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Guide to Costa Rica

Saturday-Sunday Aug 7-22, 2004
Participants:
Kayak: Cheryl Robinson Simon Wiles and 5 friends
Difficulty: advanced WW
Level: medium

In August 2004, Me and Six guys headed out to explore the Costa Rican rivers. The ability of the group was hugely uneven, me a beginner grade 3/4 and the others hardcore, no messing grade 5's...great was I actually going to get some paddling done? Thankfully one of them had invited me to go out and week early and paddle some of the easier rivers.

Most people tend to think you need to be guided down a river, believe me if you avoid this you will have a far more cultural experience, and paddle a much larger variety of rivers. This guide is aimed to show how easy it is.

Flights:

Two of us flew from Montreal to San Jose using American Airlines. The flights were $650. The check in girls were unfazed by the sight of my kayak and worked hard to get me the lowest possible price. Outbound we were charged $80 CAD and in bound $70 USD for each kayak. Our friends flew in using British Airways and were not charged anything, Mark had even brought two kayaks, a creeker and a playboat.

Health:

Because we were traveling around Costa Rica, we had to have tetanus, polio injections and Malaria tablets.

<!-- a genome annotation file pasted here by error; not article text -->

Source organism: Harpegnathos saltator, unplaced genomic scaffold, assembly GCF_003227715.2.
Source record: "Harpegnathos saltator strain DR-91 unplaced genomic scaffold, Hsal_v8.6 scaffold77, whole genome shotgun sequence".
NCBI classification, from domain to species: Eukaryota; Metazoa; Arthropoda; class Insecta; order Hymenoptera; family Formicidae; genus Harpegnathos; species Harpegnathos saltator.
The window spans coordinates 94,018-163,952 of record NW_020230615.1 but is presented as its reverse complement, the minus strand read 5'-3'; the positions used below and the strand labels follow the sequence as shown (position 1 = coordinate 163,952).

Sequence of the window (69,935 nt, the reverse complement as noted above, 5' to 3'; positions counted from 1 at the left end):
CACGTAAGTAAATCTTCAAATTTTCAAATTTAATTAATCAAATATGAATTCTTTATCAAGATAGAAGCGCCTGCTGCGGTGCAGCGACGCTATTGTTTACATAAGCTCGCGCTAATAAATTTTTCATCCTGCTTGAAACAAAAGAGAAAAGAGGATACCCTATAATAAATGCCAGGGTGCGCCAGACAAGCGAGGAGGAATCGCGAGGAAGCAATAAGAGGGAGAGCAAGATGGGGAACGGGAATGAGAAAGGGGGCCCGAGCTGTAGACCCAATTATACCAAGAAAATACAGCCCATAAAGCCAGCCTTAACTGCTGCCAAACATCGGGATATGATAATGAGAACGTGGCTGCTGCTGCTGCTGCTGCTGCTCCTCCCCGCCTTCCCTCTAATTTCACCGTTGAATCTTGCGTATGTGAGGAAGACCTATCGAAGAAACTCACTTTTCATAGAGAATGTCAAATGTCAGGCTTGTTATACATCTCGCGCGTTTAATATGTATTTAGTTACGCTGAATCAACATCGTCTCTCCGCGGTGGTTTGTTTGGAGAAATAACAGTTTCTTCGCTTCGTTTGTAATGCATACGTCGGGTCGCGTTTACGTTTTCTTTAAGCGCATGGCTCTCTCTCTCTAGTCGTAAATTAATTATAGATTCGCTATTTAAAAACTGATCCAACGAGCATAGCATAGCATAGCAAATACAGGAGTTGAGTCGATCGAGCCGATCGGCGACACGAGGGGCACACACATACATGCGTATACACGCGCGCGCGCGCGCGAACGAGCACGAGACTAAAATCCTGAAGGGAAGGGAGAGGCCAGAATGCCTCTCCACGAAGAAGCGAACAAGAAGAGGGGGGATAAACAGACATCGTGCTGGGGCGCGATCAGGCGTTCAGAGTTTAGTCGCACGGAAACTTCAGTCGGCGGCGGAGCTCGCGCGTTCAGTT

Culture:

Generally I found most Costa Ricans (Tico's) to be friendly, however being a female and white, I attracted a lot of unwanted attention particularly in bigger towns such as Turrialbla . I quickly learnt to dress modestly anytime I had to walk into town. Beggars are present in every town, and we had a couple of experiences: one tried to sell us a puppy.

Another actually tried to steal our shoes as we were loading up our kayaks on the van. Basic Spanish is very helpful.

Some places (hotels etc) will except dollars but the currency is Colones.

Note: If you are taking a credit card as advised by the guide books, please be warned some banks do not allow the use of their cards in Costa Rica due to the amount of fraud. We found cards issued by Star to be a problem.

Accommodation:

Quepos, we stayed at Quepos Hotel, this was cheap at $15 per night per room with on suite, but it was awful definitely one to be avoided.

Turrialbla, Hotel Interamericano. The guys shared a room for $10 each per night while Simon and me had a double for $20 a night.

Sarapiqui, We stayed at the Sarapiqui outdoor centre, $10 each per night.

Domincal, We stayed at Carabina's San Clemente for $30 per night per room.

Some of the places served breakfast for a small price approx $3 each, but generally for lunch and evening meals we went in to the local towns..Highly recommend the Coffee Shop in Turrialbla (near the internet cafe) for coffee and cakes.

For a last night treat we stayed at the Best Western Irazu in San Jose $80 per room. I appreciated the first hot shower for three weeks, comfy bed and to top it off a casino to spend them last few Costa Rican colones. The airport shuttle will also take you and your kayaks for free to the airport.

Transportation.